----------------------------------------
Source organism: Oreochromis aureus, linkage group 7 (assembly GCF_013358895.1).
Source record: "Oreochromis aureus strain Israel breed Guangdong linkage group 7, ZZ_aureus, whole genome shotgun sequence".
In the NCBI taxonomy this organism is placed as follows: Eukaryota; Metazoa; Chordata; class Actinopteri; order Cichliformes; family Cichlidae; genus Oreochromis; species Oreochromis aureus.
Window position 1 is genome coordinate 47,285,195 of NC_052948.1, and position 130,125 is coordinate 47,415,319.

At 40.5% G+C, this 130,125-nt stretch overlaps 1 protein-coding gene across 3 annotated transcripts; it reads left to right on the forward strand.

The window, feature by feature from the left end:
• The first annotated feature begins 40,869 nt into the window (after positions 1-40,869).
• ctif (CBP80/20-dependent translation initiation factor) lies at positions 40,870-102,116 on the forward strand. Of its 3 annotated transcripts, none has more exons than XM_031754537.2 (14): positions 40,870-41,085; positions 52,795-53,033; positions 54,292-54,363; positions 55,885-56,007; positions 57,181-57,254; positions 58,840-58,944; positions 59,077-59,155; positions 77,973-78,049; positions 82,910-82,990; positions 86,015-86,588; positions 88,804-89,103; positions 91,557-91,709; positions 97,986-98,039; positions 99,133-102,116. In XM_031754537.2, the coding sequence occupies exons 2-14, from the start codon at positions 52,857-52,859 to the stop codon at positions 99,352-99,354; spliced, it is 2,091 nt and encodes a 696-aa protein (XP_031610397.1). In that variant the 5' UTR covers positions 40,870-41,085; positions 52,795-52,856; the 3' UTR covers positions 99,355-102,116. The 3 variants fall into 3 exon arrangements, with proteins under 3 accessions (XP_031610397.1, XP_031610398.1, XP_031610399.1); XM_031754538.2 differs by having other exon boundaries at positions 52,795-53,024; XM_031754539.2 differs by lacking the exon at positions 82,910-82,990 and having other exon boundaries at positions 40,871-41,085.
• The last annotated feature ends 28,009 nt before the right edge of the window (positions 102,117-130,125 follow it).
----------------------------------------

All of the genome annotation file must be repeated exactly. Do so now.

Source organism: Oreochromis aureus, linkage group 7 (assembly GCF_013358895.1).
Source record: "Oreochromis aureus strain Israel breed Guangdong linkage group 7, ZZ_aureus, whole genome shotgun sequence".
In the NCBI taxonomy this organism is placed as follows: Eukaryota; Metazoa; Chordata; class Actinopteri; order Cichliformes; family Cichlidae; genus Oreochromis; species Oreochromis aureus.
Window position 1 is genome coordinate 47,285,195 of NC_052948.1, and position 130,125 is coordinate 47,415,319.

At 40.5% G+C, this 130,125-nt stretch overlaps 1 protein-coding gene across 3 annotated transcripts; it reads left to right on the forward strand.

The window, feature by feature from the left end:
• The first annotated feature begins 40,869 nt into the window (after positions 1-40,869).
• ctif (CBP80/20-dependent translation initiation factor) lies at positions 40,870-102,116 on the forward strand. Of its 3 annotated transcripts, none has more exons than XM_031754537.2 (14): positions 40,870-41,085; positions 52,795-53,033; positions 54,292-54,363; positions 55,885-56,007; positions 57,181-57,254; positions 58,840-58,944; positions 59,077-59,155; positions 77,973-78,049; positions 82,910-82,990; positions 86,015-86,588; positions 88,804-89,103; positions 91,557-91,709; positions 97,986-98,039; positions 99,133-102,116. In XM_031754537.2, the coding sequence occupies exons 2-14, from the start codon at positions 52,857-52,859 to the stop codon at positions 99,352-99,354; spliced, it is 2,091 nt and encodes a 696-aa protein (XP_031610397.1). In that variant the 5' UTR covers positions 40,870-41,085; positions 52,795-52,856; the 3' UTR covers positions 99,355-102,116. The 3 variants fall into 3 exon arrangements, with proteins under 3 accessions (XP_031610397.1, XP_031610398.1, XP_031610399.1); XM_031754538.2 differs by having other exon boundaries at positions 52,795-53,024; XM_031754539.2 differs by lacking the exon at positions 82,910-82,990 and having other exon boundaries at positions 40,871-41,085.
• The last annotated feature ends 28,009 nt before the right edge of the window (positions 102,117-130,125 follow it).